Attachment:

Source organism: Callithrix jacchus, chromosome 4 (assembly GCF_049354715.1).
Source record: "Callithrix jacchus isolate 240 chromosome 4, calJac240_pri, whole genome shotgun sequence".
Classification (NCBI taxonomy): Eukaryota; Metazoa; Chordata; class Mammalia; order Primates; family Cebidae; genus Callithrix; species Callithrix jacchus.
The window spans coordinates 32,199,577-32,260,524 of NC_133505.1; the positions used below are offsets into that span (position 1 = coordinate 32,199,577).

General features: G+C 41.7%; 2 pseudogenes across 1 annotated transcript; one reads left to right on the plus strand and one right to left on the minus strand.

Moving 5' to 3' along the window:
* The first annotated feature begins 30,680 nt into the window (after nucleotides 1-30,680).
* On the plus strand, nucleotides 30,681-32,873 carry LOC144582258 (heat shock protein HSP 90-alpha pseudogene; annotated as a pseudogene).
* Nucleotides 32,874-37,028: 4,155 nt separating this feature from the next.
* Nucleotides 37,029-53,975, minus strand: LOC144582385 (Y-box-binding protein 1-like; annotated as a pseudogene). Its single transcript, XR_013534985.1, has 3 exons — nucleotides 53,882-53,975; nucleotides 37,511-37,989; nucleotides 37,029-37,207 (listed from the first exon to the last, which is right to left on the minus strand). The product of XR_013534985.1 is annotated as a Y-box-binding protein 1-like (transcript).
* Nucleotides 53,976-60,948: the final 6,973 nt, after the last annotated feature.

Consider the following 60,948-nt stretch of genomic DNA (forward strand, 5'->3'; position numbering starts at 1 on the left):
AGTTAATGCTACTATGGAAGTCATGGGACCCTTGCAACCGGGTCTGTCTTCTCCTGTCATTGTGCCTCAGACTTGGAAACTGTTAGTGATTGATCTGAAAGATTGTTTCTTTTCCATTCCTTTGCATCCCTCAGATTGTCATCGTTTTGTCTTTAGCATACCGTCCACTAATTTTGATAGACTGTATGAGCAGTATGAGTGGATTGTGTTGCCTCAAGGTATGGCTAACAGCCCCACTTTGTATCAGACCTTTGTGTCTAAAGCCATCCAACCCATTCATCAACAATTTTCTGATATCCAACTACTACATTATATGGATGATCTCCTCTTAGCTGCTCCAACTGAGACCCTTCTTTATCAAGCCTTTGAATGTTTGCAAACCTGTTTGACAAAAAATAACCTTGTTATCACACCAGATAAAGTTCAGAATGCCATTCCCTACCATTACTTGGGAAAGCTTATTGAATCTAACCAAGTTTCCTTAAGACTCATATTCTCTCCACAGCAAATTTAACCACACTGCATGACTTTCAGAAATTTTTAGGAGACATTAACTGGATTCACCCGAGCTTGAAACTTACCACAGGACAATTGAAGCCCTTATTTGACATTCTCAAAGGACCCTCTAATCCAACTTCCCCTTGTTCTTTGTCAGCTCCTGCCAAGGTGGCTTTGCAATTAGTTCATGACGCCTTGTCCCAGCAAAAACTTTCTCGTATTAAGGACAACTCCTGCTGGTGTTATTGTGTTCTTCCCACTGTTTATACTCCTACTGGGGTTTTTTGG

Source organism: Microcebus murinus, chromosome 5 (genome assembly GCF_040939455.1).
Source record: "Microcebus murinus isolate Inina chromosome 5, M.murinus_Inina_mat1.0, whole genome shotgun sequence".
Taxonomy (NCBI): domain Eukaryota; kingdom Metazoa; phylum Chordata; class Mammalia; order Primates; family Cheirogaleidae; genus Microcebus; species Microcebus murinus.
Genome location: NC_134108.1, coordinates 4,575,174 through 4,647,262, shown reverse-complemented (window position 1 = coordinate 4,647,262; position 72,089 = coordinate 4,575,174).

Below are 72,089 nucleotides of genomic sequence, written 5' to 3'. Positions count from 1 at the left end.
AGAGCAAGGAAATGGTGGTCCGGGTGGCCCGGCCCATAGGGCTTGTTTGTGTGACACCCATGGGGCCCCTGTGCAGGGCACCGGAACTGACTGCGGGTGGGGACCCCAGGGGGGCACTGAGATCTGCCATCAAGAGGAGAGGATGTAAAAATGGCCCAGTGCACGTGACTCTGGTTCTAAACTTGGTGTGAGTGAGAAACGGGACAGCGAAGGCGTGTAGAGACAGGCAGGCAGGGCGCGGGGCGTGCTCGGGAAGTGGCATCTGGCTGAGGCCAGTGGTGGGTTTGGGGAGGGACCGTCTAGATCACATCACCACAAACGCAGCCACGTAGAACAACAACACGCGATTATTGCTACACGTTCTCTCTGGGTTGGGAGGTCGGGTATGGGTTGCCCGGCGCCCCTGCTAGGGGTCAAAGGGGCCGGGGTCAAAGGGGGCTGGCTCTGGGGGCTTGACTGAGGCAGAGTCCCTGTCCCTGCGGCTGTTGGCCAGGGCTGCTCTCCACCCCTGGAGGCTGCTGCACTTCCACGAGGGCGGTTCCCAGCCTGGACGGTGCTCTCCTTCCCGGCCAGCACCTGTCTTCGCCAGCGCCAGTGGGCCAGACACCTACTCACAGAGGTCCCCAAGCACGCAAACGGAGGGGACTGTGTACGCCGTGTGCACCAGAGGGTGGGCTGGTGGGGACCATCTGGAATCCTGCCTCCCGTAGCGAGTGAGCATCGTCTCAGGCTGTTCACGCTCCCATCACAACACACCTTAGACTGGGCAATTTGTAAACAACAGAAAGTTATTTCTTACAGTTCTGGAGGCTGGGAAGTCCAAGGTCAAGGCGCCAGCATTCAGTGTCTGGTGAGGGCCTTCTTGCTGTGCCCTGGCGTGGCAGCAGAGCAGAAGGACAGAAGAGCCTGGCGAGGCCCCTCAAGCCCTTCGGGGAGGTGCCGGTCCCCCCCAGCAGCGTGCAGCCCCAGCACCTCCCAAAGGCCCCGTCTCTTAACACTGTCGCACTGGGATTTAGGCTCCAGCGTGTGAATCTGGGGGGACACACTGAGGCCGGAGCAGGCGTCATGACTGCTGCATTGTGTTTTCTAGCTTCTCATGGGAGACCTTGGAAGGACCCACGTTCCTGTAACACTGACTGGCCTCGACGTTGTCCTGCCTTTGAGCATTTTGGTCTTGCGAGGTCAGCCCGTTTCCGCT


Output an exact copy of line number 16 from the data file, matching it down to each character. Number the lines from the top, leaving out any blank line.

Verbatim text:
Taxonomy (NCBI): domain Eukaryota; kingdom Metazoa; phylum Chordata; class Mammalia; order Primates; family Cheirogaleidae; genus Microcebus; species Microcebus murinus.